5 productivity hacks for anxious or easily distracted people
As someone who struggles with anxiety and a very short attention span, I am always looking for ways to handle work and sharpen my focus so that I don’t get as overwhelmed by all my tasks.
Whilst doing some shadow work, I realized what happens to my mind: My mind tends to become dominated by either past or future events, thereby disturbing my ability to complete the tasks at hand in the present.
It’s completely normal in our busy topsy-turvy world, for our minds to stray from the here-and-now to tomorrow...next week...next month...next…
I have found that practicing mindfulness in small bits throughout the day has helped me become aware of my thoughts and anchor me in the present moment.
Here are some tips that have helped me be more mindful while working:
1. Very short meditations
You might not be ready to commit to a rigid meditation practice, but consider doing some breathwork and quick meditation practices of 2-3 minutes each a few times throughout the day.
Whenever you start to feel stressed or distracted during the workday, take a minute to focus on your breath. How does it feel to be inhaling and exhaling?
If your mind and/or heart are racing, try the box-breath technique (hold for 4 seconds, inhale for 4 seconds, hold for 4 seconds, exhale for 4 seconds).
If you’re keen on a longer meditation, check out my guided focus intention-setting session.
2. Take it one step at a time
I used to think that it was more efficient to take on as many tasks as I possibly could, thinking if I get it all done in one go it will make for an easier workflow. But that’s simply not true.
By dividing your attention up for multiple tasks, you are not giving any of them the attention that they need.
I’ve found that it’s more efficient to focus on one task at a time, and really force myself to be present whilst doing it. This more mindful approach means that I can more easily clear my mind from stress and distractions, and I tend to complete tasks quicker and better that way.
3. Remember the “Why” and “What for”
Especially when we’re stressed, our minds tend to lose sight of the reason behind why we’re doing what we’re doing. Motivation is such an important part of completing quality, fulfilling work.
Take a step back to remember why you’re doing this task, or why you took on this project. When you finish work for the day, take some time to reflect on points where you felt challenged, learned something, or felt inspired. Write them down and come back to them when you need motivation.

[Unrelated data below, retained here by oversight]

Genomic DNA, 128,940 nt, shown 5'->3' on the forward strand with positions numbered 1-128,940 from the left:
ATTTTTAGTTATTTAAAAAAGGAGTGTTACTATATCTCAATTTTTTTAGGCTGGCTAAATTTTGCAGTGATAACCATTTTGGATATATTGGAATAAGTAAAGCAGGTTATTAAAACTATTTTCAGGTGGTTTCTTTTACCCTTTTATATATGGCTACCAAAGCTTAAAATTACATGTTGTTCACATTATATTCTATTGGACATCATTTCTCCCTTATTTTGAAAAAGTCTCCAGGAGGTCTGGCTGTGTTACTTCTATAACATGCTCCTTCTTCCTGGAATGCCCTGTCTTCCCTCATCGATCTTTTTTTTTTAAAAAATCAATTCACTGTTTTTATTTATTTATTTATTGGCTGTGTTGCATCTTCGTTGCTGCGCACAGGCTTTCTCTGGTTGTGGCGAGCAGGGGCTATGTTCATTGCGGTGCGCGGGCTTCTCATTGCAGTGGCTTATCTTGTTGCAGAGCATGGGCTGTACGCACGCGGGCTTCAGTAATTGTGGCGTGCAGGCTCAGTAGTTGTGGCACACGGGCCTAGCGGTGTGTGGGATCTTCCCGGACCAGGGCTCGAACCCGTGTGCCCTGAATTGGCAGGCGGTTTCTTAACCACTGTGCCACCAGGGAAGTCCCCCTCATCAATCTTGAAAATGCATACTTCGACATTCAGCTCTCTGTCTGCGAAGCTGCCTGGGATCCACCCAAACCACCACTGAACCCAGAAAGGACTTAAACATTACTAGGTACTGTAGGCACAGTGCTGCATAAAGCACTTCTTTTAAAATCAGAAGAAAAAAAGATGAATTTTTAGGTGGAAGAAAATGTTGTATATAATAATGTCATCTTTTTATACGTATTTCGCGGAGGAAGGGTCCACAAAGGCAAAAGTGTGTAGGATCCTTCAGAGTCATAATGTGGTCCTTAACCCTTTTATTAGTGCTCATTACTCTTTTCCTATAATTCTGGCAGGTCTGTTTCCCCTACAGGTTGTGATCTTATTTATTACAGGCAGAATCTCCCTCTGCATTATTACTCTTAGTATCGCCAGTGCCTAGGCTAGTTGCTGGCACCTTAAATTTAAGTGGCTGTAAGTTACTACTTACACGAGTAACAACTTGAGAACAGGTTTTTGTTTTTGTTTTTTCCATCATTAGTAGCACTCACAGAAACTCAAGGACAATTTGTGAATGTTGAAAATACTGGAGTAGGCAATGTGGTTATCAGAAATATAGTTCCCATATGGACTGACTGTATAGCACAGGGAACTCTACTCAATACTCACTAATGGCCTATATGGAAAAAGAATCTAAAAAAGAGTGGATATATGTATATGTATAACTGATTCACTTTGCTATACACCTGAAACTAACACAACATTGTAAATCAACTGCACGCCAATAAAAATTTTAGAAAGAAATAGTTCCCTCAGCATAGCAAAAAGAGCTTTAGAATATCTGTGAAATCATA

4. Replace your “To-do List” with an “I get-to list”
In a culture that emphasizes fast work, our minds get overwhelmed with the “I have to” narrative. An easy way to shift our mindset is to consider our tasks as opportunities.
I learned this amazing tip from Brialle Ringer (check out her website!) during her awesome 7 week Chakra healing course.
By writing an “I get to” list instead of a “to-do” list, it is easier to celebrate the opportunity to achieve our goals. Ticking off the tasks on the “I get to” list is also an opportunity to show gratitude to yourself for putting in the effort and work in achieving your goals.
You can also add some fun titles in there like: “Today I get to smile, enjoy my cup of coffee, or even just be kind to myself.”
5. Feel all them feelings
Mindfulness isn’t only about promoting positive feelings. It’s also about noticing and acknowledging negative feelings.
Be present and in the moment, just the way it is. Don’t try to force happy thoughts or resist any particular emotional response.
Sometimes, you just need to accept unpleasant emotions as a part of the moment. Accept disappointment, sadness, anger, jealousy, etc. as what they are and allow yourself to feel them. Most important is to be mindful of how you react to negative experiences, without judging yourself.
These five things have helped me to focus when things get really tough, especially when there’s a deadline looming. But it’s important to note that developing rest and self-love routines go hand-in-hand with productivity.
Sometimes it can be detrimental to our mental health to force ourselves when our bodies and minds are really just telling us to rest or to take some time for ourselves. There will be bad days, no matter how often you meditate, and sometimes it’s better not to push ourselves when working.
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